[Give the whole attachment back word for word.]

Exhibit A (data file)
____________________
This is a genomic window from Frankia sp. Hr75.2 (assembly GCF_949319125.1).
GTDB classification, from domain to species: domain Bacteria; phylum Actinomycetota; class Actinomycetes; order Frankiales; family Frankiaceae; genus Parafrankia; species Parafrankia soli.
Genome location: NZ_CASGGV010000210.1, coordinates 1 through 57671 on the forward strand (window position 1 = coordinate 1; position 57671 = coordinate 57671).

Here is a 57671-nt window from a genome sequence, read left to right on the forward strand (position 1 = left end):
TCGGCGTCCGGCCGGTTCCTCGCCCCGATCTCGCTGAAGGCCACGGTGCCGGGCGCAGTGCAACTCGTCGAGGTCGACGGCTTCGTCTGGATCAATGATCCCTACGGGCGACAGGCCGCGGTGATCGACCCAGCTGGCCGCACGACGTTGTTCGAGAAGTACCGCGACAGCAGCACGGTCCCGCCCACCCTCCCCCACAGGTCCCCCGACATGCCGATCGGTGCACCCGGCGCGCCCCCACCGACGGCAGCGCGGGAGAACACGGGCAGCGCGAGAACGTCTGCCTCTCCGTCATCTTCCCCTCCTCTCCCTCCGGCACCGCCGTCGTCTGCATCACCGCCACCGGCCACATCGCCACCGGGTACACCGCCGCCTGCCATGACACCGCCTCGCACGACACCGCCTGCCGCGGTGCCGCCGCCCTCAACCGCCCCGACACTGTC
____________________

This is a genomic window from Frankia sp. Hr75.2 (assembly GCF_949319125.1).
GTDB classification, from domain to species: domain Bacteria; phylum Actinomycetota; class Actinomycetes; order Frankiales; family Frankiaceae; genus Parafrankia; species Parafrankia soli.
Genome location: NZ_CASGGV010000210.1, coordinates 1 through 57671 on the forward strand (window position 1 = coordinate 1; position 57671 = coordinate 57671).

Here is a 57671-nt window from a genome sequence, read left to right on the forward strand (position 1 = left end):
TCGGCGTCCGGCCGGTTCCTCGCCCCGATCTCGCTGAAGGCCACGGTGCCGGGCGCAGTGCAACTCGTCGAGGTCGACGGCTTCGTCTGGATCAATGATCCCTACGGGCGACAGGCCGCGGTGATCGACCCAGCTGGCCGCACGACGTTGTTCGAGAAGTACCGCGACAGCAGCACGGTCCCGCCCACCCTCCCCCACAGGTCCCCCGACATGCCGATCGGTGCACCCGGCGCGCCCCCACCGACGGCAGCGCGGGAGAACACGGGCAGCGCGAGAACGTCTGCCTCTCCGTCATCTTCCCCTCCTCTCCCTCCGGCACCGCCGTCGTCTGCATCACCGCCACCGGCCACATCGCCACCGGGTACACCGCCGCCTGCCATGACACCGCCTCGCACGACACCGCCTGCCGCGGTGCCGCCGCCCTCAACCGCCCCGACACTGTC